Wed, May 23, 2012 @ 02:48 PM
High-uniformity bake plates have been displacing convection ovens for well over two decades in the microelectronics industry. The disadvantages of variable temperature zones, lengthened cure times, and considerable particle contamination have been thoroughly analyzed and confirmed. Although temperature uniformity remains the primary advantage for precision hot plates, virtually eliminating skinning effects for thin-film (< 1-5 µm) applications has been equally beneficial. The skin effect is well understood when baking “from the outside in” and is typical of baking in a conventional oven. This phenomenon is more pronounced with thick-film materials such as SU-8 photoresist, KMPR photoresist, BPR-100 photoresist, and WaferBOND® HT-10.10 material, which are very prone to the skin effect. This effect occurs when the outer exposed layer of the film dries and forms a skin before all of the solvents in the lower layers have evaporated. These process anomalies are often observed with today’s bake plates if the heating accelerations are too aggressive and/or the bake temperature or time is below recommended levels. Often the result is post-bake blistering and/or cracking, which renders the film unusable for downstream processing.
To combat this issue, customers have deployed the use of multiple high-uniformity bake plates with multiple set points (dual stage) for performing a soft bake, post-exposure bake, and post-develop hard bake for final curing. However, the multi-plate option fails to provide a repeatable method for ramping up from ambient temperature to the set point and over-utilizes precious clean room or laboratory working surfaces. One potential solution to this problem is instituting programmable plates with multiple bake method options (proximity, gravity, and hard contact).
Proximity baking essentially floats the substrates on a “pillow” of inert gas that is blown through orifices in the chuck surface. A combination of heated gas, radiant heat from the chuck, and reflective radiant heat from the hood baffle uniformly heats the substrate. This slower heating of the substrate reduces blistering and cracking of films made from materials containing fast-drying solvents. Proximity baking can eliminate the need for two independent bake plates if the set points are relatively close (± 10°C). Proximity baking with an N2 pillow mitigates the risk of physical contact between the substrate and the hot plate and has been adopted for many photomask and display processing applications.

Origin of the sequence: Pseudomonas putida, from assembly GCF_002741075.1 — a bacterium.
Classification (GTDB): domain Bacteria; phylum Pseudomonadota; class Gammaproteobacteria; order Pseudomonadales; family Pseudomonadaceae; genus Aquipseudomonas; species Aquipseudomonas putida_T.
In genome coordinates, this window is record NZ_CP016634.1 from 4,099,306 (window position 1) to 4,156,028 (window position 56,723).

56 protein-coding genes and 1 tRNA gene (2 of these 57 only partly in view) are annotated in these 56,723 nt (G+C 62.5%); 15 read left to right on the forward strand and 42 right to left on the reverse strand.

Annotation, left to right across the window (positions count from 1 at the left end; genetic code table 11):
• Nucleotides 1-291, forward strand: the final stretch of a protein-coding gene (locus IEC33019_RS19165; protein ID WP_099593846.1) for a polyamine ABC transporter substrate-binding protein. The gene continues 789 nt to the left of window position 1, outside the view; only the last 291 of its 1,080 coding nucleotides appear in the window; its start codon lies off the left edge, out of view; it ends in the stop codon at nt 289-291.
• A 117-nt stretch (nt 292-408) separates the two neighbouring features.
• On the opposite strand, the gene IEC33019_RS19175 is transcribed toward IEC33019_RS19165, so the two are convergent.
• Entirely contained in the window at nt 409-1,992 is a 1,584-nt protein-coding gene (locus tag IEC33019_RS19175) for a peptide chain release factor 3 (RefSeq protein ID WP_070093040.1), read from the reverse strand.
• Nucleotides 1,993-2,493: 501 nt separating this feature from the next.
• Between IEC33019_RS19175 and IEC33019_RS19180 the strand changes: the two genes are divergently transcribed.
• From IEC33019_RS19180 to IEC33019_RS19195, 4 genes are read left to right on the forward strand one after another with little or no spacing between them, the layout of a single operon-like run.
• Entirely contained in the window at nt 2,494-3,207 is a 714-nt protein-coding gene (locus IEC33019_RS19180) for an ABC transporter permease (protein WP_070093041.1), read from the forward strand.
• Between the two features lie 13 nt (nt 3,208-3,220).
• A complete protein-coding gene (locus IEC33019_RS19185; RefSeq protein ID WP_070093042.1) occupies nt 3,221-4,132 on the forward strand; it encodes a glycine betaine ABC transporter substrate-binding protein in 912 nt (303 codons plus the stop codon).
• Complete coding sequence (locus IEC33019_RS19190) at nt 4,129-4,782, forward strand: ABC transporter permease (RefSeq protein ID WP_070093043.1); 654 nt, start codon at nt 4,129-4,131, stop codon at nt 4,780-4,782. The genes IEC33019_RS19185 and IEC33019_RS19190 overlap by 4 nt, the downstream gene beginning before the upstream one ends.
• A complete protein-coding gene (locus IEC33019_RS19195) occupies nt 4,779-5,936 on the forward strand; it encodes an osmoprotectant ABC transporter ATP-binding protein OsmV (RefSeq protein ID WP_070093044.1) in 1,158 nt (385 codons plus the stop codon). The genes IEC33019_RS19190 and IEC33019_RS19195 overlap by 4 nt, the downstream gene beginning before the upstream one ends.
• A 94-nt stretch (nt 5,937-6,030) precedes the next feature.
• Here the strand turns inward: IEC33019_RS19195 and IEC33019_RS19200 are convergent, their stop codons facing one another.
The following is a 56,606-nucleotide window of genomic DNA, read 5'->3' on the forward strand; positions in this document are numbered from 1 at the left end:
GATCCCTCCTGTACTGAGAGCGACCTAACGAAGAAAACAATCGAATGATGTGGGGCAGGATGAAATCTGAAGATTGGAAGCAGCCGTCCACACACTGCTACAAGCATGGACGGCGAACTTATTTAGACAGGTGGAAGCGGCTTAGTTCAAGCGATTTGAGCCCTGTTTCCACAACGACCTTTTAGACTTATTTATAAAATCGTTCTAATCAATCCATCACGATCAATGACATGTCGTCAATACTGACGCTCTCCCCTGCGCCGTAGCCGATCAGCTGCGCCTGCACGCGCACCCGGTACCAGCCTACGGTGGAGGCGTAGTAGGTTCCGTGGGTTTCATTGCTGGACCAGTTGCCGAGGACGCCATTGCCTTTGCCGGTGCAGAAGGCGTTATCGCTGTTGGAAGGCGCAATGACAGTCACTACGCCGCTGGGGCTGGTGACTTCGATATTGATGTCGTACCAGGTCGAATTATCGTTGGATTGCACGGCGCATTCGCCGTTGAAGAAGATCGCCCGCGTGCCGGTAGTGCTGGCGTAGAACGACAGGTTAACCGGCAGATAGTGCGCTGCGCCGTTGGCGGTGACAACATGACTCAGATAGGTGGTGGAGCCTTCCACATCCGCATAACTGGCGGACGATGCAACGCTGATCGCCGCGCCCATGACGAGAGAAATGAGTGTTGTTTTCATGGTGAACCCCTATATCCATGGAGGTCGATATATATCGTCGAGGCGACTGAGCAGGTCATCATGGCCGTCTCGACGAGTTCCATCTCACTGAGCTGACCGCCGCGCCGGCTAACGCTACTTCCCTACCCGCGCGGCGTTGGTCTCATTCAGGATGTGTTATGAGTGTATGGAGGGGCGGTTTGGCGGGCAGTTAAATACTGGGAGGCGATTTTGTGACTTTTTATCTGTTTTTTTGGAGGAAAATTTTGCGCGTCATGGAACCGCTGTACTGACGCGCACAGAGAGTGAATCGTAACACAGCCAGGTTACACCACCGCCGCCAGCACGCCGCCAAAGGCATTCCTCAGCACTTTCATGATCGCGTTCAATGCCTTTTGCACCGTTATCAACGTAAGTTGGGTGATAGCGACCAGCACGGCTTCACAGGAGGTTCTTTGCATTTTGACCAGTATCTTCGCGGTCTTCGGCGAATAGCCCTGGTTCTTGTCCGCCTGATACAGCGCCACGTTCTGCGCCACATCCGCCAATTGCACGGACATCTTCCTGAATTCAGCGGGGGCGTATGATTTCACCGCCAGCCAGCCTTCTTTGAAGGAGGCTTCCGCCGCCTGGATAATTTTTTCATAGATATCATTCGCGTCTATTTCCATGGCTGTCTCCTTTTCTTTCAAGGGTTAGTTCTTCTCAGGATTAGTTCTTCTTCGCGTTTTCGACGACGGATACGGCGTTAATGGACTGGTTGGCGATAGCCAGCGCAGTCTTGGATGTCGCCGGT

In a “soft-contact” bake, gravity alone holds the substrate to the surface of the chuck. This method is typically utilized as an intermediate option between a “hard contact” bake and a proximity bake, for multiple step warm-up.
In a “hard contact” bake, the substrate is held to the surface by applying a vacuum to the underside of the substrate. This method ensures baking uniformity and minimizes bowing and warping of the substrate.
The latest process enhancement combines the existing bake methods (proximity, soft contact, or hard contact) with programmable lift pins. The electronic lift pins are used for automated loading and unloading of the process wafers and provide enhanced repeatability. Furthermore, they have been designed for maximum flexibility and will accommodate all standard and semistandard sizes from 2 inches (with proper placement of the flat) through 200 mm. The electronic lift pins provide the user with 100 specific proximity process steps above the surface in any sequence or combination. The heights are programmed in 0.001-inch increments with an overall operating window from 0.001 inch through 0.750 inch (± 0.002 inch). In many scenarios, this feature allows for faster ramping acceleration/deceleration and emulates several bake plates temperatures simultaneously. This feature is also extremely valuable for safe handling of thermomechanically sensitive materials such as GaAs, LiNbO3, InP, GaN, SiC, and sapphire substrates. The Brewer Science® Cee® line of high-uniformity bake plates are the only ones to bring together all referenced capabilities in a compact footprint designed for a lab-scale environment. See the Cee® bake plate web page for additional information and detailed tool specifications.